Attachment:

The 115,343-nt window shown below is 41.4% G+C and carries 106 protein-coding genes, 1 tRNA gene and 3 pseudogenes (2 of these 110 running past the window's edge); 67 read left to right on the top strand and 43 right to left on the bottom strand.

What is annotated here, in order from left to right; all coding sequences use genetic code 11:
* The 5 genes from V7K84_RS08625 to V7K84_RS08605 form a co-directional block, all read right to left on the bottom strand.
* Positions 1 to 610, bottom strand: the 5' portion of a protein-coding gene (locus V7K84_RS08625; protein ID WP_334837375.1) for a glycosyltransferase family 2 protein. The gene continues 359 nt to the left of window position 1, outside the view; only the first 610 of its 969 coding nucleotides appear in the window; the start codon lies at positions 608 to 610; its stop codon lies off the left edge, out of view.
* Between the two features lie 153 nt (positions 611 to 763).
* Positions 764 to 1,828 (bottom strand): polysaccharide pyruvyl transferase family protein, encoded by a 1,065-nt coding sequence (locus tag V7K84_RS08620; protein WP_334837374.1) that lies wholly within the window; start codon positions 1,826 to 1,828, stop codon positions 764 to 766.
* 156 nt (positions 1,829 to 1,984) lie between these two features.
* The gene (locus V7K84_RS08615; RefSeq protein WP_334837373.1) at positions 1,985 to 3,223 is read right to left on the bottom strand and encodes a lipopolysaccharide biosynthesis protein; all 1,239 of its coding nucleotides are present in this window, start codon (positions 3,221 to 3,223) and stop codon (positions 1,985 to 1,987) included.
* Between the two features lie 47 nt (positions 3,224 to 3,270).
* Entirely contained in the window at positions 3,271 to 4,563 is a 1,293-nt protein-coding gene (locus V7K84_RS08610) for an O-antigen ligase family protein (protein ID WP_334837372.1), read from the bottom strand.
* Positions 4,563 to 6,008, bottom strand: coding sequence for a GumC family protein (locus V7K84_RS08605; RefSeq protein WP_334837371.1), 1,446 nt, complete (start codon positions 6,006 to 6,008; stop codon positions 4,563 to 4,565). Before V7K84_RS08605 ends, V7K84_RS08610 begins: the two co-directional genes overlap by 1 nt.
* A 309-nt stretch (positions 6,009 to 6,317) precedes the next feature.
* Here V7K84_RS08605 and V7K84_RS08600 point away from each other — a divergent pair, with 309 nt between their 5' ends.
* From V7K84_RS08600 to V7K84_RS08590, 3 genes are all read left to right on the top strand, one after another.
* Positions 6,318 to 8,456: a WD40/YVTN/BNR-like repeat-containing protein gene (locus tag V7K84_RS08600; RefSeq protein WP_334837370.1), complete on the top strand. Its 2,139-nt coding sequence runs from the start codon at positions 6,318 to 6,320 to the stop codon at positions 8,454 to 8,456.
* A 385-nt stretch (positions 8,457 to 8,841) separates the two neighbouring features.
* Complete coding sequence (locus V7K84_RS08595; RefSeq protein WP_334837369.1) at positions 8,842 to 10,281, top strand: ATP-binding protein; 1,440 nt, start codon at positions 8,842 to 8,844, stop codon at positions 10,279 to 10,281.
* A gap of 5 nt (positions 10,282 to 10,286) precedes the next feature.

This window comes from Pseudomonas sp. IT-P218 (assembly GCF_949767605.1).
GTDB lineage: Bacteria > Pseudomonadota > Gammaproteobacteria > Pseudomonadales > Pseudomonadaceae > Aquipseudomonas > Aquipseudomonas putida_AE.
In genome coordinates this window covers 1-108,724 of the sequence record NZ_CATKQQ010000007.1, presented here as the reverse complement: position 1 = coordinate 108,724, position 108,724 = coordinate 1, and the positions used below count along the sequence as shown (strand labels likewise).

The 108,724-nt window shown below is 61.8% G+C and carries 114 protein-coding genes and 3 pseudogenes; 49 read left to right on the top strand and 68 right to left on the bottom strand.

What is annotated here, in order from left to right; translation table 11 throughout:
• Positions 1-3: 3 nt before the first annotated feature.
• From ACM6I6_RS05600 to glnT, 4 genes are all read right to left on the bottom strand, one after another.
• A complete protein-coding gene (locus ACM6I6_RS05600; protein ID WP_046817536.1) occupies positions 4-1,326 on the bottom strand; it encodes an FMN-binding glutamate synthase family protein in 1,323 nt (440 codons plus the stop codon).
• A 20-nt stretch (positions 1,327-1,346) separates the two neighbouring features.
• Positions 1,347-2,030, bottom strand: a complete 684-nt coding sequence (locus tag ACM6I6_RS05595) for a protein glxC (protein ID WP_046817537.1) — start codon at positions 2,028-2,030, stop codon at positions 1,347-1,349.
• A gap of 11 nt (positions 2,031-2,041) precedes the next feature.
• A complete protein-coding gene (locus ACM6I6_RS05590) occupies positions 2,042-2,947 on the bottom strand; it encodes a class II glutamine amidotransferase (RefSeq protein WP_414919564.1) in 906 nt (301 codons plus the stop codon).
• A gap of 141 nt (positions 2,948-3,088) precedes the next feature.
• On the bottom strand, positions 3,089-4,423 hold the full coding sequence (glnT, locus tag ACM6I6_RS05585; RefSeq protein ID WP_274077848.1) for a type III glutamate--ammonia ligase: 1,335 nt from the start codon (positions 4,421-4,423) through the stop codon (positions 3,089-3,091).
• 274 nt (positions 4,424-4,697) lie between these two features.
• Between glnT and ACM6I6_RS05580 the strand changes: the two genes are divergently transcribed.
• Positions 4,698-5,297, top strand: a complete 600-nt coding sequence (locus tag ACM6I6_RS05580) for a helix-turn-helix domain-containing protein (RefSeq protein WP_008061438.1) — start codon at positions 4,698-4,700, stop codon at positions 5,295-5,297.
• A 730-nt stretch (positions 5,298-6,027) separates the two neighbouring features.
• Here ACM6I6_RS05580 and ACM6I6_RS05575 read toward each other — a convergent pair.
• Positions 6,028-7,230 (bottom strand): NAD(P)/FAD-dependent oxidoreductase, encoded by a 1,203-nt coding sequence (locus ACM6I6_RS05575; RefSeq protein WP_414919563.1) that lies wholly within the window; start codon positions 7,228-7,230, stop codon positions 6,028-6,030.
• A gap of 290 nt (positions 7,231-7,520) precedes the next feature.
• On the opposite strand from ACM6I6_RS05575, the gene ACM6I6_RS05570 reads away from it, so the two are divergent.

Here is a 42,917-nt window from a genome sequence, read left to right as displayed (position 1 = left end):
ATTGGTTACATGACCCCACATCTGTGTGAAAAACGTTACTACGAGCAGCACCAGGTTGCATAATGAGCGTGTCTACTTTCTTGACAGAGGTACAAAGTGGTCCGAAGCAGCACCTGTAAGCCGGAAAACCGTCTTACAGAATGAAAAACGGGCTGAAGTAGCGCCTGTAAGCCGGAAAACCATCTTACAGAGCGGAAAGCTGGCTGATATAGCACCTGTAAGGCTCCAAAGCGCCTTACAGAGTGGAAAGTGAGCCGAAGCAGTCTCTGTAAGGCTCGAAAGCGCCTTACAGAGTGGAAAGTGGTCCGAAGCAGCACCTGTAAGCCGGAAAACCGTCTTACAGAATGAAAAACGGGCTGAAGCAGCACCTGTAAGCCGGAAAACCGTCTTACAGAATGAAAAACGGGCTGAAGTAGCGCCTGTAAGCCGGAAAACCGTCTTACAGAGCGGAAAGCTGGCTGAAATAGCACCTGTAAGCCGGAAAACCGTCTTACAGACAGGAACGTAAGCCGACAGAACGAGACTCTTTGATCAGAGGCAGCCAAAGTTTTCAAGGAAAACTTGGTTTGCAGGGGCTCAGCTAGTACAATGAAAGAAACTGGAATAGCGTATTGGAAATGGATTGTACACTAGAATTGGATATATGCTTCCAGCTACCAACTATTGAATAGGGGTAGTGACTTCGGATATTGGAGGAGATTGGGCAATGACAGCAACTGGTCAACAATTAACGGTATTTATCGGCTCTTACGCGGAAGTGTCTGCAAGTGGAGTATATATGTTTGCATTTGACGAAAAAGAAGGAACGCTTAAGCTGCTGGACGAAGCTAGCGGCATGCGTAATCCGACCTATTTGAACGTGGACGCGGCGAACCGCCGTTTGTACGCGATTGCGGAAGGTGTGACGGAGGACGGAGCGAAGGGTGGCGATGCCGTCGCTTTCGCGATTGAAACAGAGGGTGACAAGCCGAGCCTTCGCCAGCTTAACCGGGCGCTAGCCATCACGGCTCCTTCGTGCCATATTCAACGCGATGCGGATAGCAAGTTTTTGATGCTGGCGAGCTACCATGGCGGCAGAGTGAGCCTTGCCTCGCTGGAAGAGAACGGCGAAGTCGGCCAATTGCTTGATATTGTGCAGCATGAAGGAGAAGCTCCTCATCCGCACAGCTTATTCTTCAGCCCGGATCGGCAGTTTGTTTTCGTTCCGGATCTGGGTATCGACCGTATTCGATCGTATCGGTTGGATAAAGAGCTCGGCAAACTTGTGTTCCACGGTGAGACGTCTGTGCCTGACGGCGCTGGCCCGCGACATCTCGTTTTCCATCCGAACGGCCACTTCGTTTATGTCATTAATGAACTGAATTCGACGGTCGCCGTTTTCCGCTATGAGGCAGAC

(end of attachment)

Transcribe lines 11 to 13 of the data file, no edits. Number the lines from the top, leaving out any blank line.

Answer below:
* Positions 4,563 to 6,008, bottom strand: coding sequence for a GumC family protein (locus V7K84_RS08605; RefSeq protein WP_334837371.1), 1,446 nt, complete (start codon positions 6,006 to 6,008; stop codon positions 4,563 to 4,565). Before V7K84_RS08605 ends, V7K84_RS08610 begins: the two co-directional genes overlap by 1 nt.
* A 309-nt stretch (positions 6,009 to 6,317) precedes the next feature.
* Here V7K84_RS08605 and V7K84_RS08600 point away from each other — a divergent pair, with 309 nt between their 5' ends.